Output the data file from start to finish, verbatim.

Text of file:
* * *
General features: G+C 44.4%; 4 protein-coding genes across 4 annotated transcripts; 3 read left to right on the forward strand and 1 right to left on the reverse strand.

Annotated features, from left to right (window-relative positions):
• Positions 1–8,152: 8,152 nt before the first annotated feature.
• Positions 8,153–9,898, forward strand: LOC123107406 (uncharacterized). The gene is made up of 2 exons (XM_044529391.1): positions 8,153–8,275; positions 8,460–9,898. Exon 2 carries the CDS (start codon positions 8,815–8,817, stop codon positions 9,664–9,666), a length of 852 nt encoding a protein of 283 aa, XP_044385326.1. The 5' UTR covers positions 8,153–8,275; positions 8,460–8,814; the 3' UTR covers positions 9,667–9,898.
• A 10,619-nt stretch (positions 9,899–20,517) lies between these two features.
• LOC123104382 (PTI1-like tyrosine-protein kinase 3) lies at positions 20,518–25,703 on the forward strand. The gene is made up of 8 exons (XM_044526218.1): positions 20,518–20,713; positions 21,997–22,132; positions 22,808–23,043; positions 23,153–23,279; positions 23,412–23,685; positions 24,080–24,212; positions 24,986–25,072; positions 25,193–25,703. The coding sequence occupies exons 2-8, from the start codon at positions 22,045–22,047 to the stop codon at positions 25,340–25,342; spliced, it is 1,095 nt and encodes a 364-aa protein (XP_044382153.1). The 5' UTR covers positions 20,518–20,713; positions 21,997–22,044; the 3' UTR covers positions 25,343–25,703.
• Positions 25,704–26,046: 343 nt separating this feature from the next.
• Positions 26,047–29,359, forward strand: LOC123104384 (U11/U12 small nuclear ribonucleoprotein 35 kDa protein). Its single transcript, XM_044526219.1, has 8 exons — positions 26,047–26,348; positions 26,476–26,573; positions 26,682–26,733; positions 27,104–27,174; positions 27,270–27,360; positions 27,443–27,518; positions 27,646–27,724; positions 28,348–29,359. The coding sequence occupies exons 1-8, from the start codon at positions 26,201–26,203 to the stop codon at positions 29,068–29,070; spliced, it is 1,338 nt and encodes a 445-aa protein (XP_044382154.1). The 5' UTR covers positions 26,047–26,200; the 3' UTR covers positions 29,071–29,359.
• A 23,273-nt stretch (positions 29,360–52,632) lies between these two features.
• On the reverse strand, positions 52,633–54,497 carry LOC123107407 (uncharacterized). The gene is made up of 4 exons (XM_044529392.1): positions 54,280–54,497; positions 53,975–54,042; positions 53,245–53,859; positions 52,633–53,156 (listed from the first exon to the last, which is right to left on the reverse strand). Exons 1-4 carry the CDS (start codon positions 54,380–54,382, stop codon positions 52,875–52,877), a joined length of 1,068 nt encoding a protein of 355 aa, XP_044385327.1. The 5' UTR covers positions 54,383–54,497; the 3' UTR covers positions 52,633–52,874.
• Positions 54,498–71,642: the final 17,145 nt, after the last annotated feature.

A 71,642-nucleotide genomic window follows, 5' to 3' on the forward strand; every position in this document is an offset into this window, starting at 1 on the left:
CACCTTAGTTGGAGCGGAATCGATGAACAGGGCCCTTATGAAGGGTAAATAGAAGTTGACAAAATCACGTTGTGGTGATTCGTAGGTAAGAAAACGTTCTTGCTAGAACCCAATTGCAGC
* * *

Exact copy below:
General features: G+C 44.4%; 4 protein-coding genes across 4 annotated transcripts; 3 read left to right on the forward strand and 1 right to left on the reverse strand.

Annotated features, from left to right (window-relative positions):
• Positions 1–8,152: 8,152 nt before the first annotated feature.
• Positions 8,153–9,898, forward strand: LOC123107406 (uncharacterized). The gene is made up of 2 exons (XM_044529391.1): positions 8,153–8,275; positions 8,460–9,898. Exon 2 carries the CDS (start codon positions 8,815–8,817, stop codon positions 9,664–9,666), a length of 852 nt encoding a protein of 283 aa, XP_044385326.1. The 5' UTR covers positions 8,153–8,275; positions 8,460–8,814; the 3' UTR covers positions 9,667–9,898.
• A 10,619-nt stretch (positions 9,899–20,517) lies between these two features.
• LOC123104382 (PTI1-like tyrosine-protein kinase 3) lies at positions 20,518–25,703 on the forward strand. The gene is made up of 8 exons (XM_044526218.1): positions 20,518–20,713; positions 21,997–22,132; positions 22,808–23,043; positions 23,153–23,279; positions 23,412–23,685; positions 24,080–24,212; positions 24,986–25,072; positions 25,193–25,703. The coding sequence occupies exons 2-8, from the start codon at positions 22,045–22,047 to the stop codon at positions 25,340–25,342; spliced, it is 1,095 nt and encodes a 364-aa protein (XP_044382153.1). The 5' UTR covers positions 20,518–20,713; positions 21,997–22,044; the 3' UTR covers positions 25,343–25,703.
• Positions 25,704–26,046: 343 nt separating this feature from the next.
• Positions 26,047–29,359, forward strand: LOC123104384 (U11/U12 small nuclear ribonucleoprotein 35 kDa protein). Its single transcript, XM_044526219.1, has 8 exons — positions 26,047–26,348; positions 26,476–26,573; positions 26,682–26,733; positions 27,104–27,174; positions 27,270–27,360; positions 27,443–27,518; positions 27,646–27,724; positions 28,348–29,359. The coding sequence occupies exons 1-8, from the start codon at positions 26,201–26,203 to the stop codon at positions 29,068–29,070; spliced, it is 1,338 nt and encodes a 445-aa protein (XP_044382154.1). The 5' UTR covers positions 26,047–26,200; the 3' UTR covers positions 29,071–29,359.
• A 23,273-nt stretch (positions 29,360–52,632) lies between these two features.
• On the reverse strand, positions 52,633–54,497 carry LOC123107407 (uncharacterized). The gene is made up of 4 exons (XM_044529392.1): positions 54,280–54,497; positions 53,975–54,042; positions 53,245–53,859; positions 52,633–53,156 (listed from the first exon to the last, which is right to left on the reverse strand). Exons 1-4 carry the CDS (start codon positions 54,380–54,382, stop codon positions 52,875–52,877), a joined length of 1,068 nt encoding a protein of 355 aa, XP_044385327.1. The 5' UTR covers positions 54,383–54,497; the 3' UTR covers positions 52,633–52,874.
• Positions 54,498–71,642: the final 17,145 nt, after the last annotated feature.

A 71,642-nucleotide genomic window follows, 5' to 3' on the forward strand; every position in this document is an offset into this window, starting at 1 on the left:
CACCTTAGTTGGAGCGGAATCGATGAACAGGGCCCTTATGAAGGGTAAATAGAAGTTGACAAAATCACGTTGTGGTGATTCGTAGGTAAGAAAACGTTCTTGCTAGAACCCAATTGCAGC